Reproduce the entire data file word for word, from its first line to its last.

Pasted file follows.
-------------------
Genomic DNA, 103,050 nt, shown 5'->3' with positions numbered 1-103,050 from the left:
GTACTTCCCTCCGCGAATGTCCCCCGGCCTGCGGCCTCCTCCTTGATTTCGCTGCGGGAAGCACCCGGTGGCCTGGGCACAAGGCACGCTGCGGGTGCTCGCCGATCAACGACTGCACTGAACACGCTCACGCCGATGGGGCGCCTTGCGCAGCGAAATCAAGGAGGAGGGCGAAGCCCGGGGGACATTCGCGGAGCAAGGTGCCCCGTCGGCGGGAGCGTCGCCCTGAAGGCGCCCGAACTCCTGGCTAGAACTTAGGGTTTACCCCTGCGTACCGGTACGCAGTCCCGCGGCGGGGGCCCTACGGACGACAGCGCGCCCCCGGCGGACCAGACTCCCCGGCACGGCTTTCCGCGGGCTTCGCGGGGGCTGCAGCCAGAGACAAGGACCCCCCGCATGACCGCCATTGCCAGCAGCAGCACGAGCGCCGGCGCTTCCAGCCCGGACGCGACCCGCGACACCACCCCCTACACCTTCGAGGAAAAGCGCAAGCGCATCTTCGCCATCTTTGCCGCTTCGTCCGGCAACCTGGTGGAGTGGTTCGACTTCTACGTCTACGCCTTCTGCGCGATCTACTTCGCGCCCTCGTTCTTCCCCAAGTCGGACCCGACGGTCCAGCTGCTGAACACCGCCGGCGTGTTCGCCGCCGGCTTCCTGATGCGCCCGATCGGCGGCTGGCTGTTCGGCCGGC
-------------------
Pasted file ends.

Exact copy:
Genomic DNA, 103,050 nt, shown 5'->3' with positions numbered 1-103,050 from the left:
GTACTTCCCTCCGCGAATGTCCCCCGGCCTGCGGCCTCCTCCTTGATTTCGCTGCGGGAAGCACCCGGTGGCCTGGGCACAAGGCACGCTGCGGGTGCTCGCCGATCAACGACTGCACTGAACACGCTCACGCCGATGGGGCGCCTTGCGCAGCGAAATCAAGGAGGAGGGCGAAGCCCGGGGGACATTCGCGGAGCAAGGTGCCCCGTCGGCGGGAGCGTCGCCCTGAAGGCGCCCGAACTCCTGGCTAGAACTTAGGGTTTACCCCTGCGTACCGGTACGCAGTCCCGCGGCGGGGGCCCTACGGACGACAGCGCGCCCCCGGCGGACCAGACTCCCCGGCACGGCTTTCCGCGGGCTTCGCGGGGGCTGCAGCCAGAGACAAGGACCCCCCGCATGACCGCCATTGCCAGCAGCAGCACGAGCGCCGGCGCTTCCAGCCCGGACGCGACCCGCGACACCACCCCCTACACCTTCGAGGAAAAGCGCAAGCGCATCTTCGCCATCTTTGCCGCTTCGTCCGGCAACCTGGTGGAGTGGTTCGACTTCTACGTCTACGCCTTCTGCGCGATCTACTTCGCGCCCTCGTTCTTCCCCAAGTCGGACCCGACGGTCCAGCTGCTGAACACCGCCGGCGTGTTCGCCGCCGGCTTCCTGATGCGCCCGATCGGCGGCTGGCTGTTCGGCCGGC